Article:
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  • Writer's pictureMarine X

Which to Build First: Get Home Bags vs. Bug Out Bags

This is a clear cut guide on which to craft first, a bug out bag or a get home bag. First and foremost, they are far from being identical and most not interchangeable.

Here's the Bottom-Line Up Front (BLUF) should be making a Get Home Bag first.

A get home bag is a sold bag or backpack, primarily centered around getting you and specific gear back to a specific location. A get home bag is home lightweight and designed to help you survival either a number or hours or a few days.

Generally, get home bags include:

  • an IFAK or individual first aid kit

  • little to no food

  • up to a gallon of water in pouches

  • shelter options such as tarps or poncho

  • compass

Guidelines on Packing Your Get Home Bag

The basic items you need to get you from one location back home are the priority. You should avoid drawing attention with flashy bags or pouches. Because getting home to my family is tremendously more important than planning a bug out, my kit is extensive. Check out my most recent video below and the items here.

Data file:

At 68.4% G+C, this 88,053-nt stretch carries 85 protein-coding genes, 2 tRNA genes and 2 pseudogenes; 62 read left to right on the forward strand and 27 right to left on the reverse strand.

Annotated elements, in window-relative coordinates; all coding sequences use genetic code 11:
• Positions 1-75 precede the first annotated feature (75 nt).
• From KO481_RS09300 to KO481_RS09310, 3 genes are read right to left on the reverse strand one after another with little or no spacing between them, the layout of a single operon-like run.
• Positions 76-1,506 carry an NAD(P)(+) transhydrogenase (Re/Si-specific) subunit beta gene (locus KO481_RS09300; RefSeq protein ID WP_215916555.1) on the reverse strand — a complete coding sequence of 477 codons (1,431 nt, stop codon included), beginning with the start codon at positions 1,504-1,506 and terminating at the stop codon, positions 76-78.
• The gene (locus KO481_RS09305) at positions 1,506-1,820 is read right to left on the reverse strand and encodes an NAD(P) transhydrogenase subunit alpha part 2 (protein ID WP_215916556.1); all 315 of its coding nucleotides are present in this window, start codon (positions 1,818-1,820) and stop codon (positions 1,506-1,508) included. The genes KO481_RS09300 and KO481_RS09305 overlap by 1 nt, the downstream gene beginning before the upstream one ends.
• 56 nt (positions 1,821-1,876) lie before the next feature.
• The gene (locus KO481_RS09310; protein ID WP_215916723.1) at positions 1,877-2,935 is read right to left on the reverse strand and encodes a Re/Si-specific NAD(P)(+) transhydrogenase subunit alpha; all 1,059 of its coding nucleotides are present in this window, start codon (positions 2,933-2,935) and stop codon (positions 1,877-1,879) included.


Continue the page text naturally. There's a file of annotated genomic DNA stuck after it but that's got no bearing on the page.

Bug Out Bag Essentials

As to the argument that your first bag should be the get home, I bring you my family of four bug out kit. Mind you, my family is now a family of seven and my hair is seven inches longer since crafting this bag.

Your bug out bag is more planned, pronounced, rehearsed but seldom used. This bag should contain a more extensive first aid kit, more focused on trauma. The bag should be focused on long-term survival, days, if not weeks.

You may also include in this bag:

  • emergency documents

  • hygiene kits

  • canteen cups

  • datrex drinking water

  • Meals ready to eat

  • sewing kits

My kit is more family focused and long overdue, for an overhaul.

In the end, get home and bug out bags overlap but are not interchangeable. Plan on walking a few hours to a day in your get home back but several weeks from your bug out bag.

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